BT: Companies Must Close Carbon Chasm

CloudCloud ManagementGreen-ITInnovationLegalRegulation

But, like many businesses, the telecoms and IT services giant is also struggling financially which raises questions over its ability to really make drastic cuts in carbon

Companies are lagging behind the goal of cutting emissions by 80 percent by 2050 and must take radical action to improve their strategies to reduce green house gas emissions according to a report from environmental experts and BT.

The research report, The Carbon Chasm, released this week by the Carbon Disclosure Project (CDP) and supported by BT, shows that top 100 global companies are only on target for reducing their emissions by just 1.9 percent per year compared to the 3.9 percent needed to achieve the 2050 target.

“Most large companies now measure their carbon footprint and many have set carbon reduction targets. But how many of those targets are actually in line with the required reductions to prevent dangerous climate change? The research highlights a significant gap between what is needed from the corporate sector and what’s currently promised,” said BT’s chief sustainability officer Chris Tuppen commented. “We in the business world need to find a way of closing this carbon chasm.”

According to the report, many companies have only set their carbon reduction goals as far as 2012 – the final year of the Kyoto Protocol – and are waiting to hear the outcome of the climate talks in Copenhagen this December before making any further commitments.

“While 73 percent of Global 100 companies have set some form of reduction target, the majority need to be far more aggressive if they are to achieve the long-term reductions required,” said Paul Dickinson, chief executive office of the Carbon Disclosure Project which claims to have the largest database of business-related climate change information in the world. “This is a time of huge opportunity for businesses to gain competitive advantage by reducing their own impact on the climate and benefit from associated cost savings, as well as sparking major innovation around the production of new, lower carbon products and services

CDP claims companies should be assessing exactly how much carbon their business is producing and responsible for, while governments need to set clear medium and long term carbon reduction goals in Copenhagen so businesses can set their strategies accordingly.

When it comes to IT specifically, tech departments will have to make huge cuts in the power they use, to reach the UK’s mandatory targets for emission of greenhouse gases – but those reductions are possible through better management of servers and desktops, according to analysts.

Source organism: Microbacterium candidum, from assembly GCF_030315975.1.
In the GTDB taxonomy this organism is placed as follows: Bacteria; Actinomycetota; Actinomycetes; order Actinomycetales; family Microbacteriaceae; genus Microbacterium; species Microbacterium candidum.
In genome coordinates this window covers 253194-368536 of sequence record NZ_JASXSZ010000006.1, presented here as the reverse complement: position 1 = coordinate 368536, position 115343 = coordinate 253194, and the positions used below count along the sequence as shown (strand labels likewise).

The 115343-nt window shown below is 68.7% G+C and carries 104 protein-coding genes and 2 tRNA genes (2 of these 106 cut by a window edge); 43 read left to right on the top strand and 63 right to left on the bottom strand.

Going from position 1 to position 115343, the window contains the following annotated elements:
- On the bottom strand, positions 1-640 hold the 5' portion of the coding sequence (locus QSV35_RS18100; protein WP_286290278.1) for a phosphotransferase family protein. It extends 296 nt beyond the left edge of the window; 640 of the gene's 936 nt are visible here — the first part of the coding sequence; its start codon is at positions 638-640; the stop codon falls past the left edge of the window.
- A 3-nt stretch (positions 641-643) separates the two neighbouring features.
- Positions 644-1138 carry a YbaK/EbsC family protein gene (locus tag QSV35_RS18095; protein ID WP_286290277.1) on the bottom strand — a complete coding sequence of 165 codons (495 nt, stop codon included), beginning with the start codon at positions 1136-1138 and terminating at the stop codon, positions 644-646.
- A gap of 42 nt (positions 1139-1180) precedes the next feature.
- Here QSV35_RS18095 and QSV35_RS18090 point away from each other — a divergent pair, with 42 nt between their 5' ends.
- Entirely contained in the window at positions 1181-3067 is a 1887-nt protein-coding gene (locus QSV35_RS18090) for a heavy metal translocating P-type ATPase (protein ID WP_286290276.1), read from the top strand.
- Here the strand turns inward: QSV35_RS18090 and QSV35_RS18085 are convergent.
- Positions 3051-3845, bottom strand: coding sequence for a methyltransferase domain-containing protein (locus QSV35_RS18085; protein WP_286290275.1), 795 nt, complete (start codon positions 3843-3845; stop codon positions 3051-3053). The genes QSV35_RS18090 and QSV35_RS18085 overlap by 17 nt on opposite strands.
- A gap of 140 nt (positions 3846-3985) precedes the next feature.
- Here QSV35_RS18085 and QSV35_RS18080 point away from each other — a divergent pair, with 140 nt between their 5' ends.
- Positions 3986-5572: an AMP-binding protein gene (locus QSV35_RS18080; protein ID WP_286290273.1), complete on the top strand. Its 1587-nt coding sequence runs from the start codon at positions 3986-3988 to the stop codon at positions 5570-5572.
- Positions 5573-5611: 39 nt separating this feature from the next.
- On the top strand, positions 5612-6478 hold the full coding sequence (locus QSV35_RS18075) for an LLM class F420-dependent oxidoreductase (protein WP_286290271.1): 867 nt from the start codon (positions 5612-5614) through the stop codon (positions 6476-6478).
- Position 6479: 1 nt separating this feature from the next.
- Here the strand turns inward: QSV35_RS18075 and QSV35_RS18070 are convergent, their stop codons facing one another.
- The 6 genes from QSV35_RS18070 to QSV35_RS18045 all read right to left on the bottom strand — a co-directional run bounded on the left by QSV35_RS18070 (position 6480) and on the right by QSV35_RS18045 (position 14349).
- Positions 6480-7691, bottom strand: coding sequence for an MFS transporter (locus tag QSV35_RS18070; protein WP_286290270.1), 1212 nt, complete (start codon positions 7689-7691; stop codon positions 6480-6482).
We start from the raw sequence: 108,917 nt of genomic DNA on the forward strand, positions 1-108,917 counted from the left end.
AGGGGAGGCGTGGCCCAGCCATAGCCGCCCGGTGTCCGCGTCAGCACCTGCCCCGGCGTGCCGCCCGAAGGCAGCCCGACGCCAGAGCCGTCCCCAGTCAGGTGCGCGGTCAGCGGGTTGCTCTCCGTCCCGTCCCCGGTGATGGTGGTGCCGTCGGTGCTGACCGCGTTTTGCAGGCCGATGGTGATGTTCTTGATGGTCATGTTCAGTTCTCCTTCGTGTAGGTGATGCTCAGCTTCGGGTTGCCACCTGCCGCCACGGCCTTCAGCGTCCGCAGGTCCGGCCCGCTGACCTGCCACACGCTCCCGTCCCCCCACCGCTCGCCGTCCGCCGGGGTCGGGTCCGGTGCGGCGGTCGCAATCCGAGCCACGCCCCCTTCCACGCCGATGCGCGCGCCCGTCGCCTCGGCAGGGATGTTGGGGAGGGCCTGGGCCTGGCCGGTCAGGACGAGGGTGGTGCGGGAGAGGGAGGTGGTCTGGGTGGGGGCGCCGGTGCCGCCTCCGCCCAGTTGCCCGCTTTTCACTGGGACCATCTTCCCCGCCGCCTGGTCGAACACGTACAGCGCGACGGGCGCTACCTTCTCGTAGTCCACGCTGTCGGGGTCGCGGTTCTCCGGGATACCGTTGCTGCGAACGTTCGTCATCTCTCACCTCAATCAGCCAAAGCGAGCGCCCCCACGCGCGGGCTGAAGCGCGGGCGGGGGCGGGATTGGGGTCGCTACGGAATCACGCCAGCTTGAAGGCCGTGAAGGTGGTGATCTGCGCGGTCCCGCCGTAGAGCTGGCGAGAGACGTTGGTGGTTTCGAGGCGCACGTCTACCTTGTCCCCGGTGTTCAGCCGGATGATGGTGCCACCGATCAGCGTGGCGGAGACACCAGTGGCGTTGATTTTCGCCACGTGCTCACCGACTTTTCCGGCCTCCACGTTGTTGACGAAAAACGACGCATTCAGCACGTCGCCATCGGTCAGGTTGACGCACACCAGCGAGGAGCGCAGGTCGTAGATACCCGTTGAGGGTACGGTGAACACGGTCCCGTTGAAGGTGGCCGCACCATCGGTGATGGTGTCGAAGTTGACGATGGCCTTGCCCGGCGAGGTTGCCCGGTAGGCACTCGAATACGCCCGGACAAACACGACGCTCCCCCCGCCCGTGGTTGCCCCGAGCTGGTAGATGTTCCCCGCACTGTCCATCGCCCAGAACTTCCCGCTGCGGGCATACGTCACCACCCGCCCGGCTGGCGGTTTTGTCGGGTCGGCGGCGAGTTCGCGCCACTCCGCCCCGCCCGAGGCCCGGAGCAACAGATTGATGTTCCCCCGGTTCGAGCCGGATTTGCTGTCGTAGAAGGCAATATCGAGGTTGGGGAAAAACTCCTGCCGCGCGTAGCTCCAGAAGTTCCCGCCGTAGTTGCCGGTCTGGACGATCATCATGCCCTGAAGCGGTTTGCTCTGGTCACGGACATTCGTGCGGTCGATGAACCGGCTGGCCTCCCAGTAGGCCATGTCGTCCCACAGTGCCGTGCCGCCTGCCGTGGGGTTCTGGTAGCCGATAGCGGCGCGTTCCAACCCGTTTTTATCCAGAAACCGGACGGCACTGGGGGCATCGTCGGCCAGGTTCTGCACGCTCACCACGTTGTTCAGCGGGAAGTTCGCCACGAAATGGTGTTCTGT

“The UK has promised to reduce its carbon emissions by 34 percent before 2020 (over 1990 levels), and by 80 percent before 2050, in the Climate Change Act of 2008, and these will require serious changes to the way we operate”, said David Tebbutt, programme director at Freeform Dynamics speaking at a recent online summit hosted by BritghtTalk.

BT claims to have begun reducing its carbon footprint in 1996 and states that it has already reduced it by 58 percent. “Our challenge now is to achieve an 80 percent reduction in CO2 intensity world-wide by 2020,” the company states.

But while companies may be ready to embrace carbon reduction strategies that also help to cut financial costs, it is less clear if many will have the impetus to take altruistic environmental action given the continuing tough economic conditions.

BT for example, announced this week that it plans to suspend its graduate recruitment scheme in 2010 and has also made significant job cuts this year citing the impact of the recession.

According to Andy Lawrence, director of research, Eco-Efficient IT, The 451 Group while IT and other business strategies that help cut costs are being embraced – many executives are still wary of “green” actions that could impact their company’s financial performance and reflect negatively on them as a result. “Corporate and Social Responsibility is not as immediately persuasive to a business manager worried about his job, his bonus or his company’s survival. Many executives are actually calling for stronger legislation, because it levels the playing field – everyone has to do it and everyone will bear the cost,” he said.

BT has clashed with the government over greenhouse gas emission targets. The company recently claimed that the government’s advice on how to account for greenhouse gas emissions is still confused, and will prevent companies generating renewable electricity.

BT has planned to generate 250MW of its own electricity through wind farms, as part of a £250 million plan to cut its carbon footprint, but said earlier this year that the plan would be uneconomic under proposed carbon accounting rules due to come into force by 2012, and could be cancelled.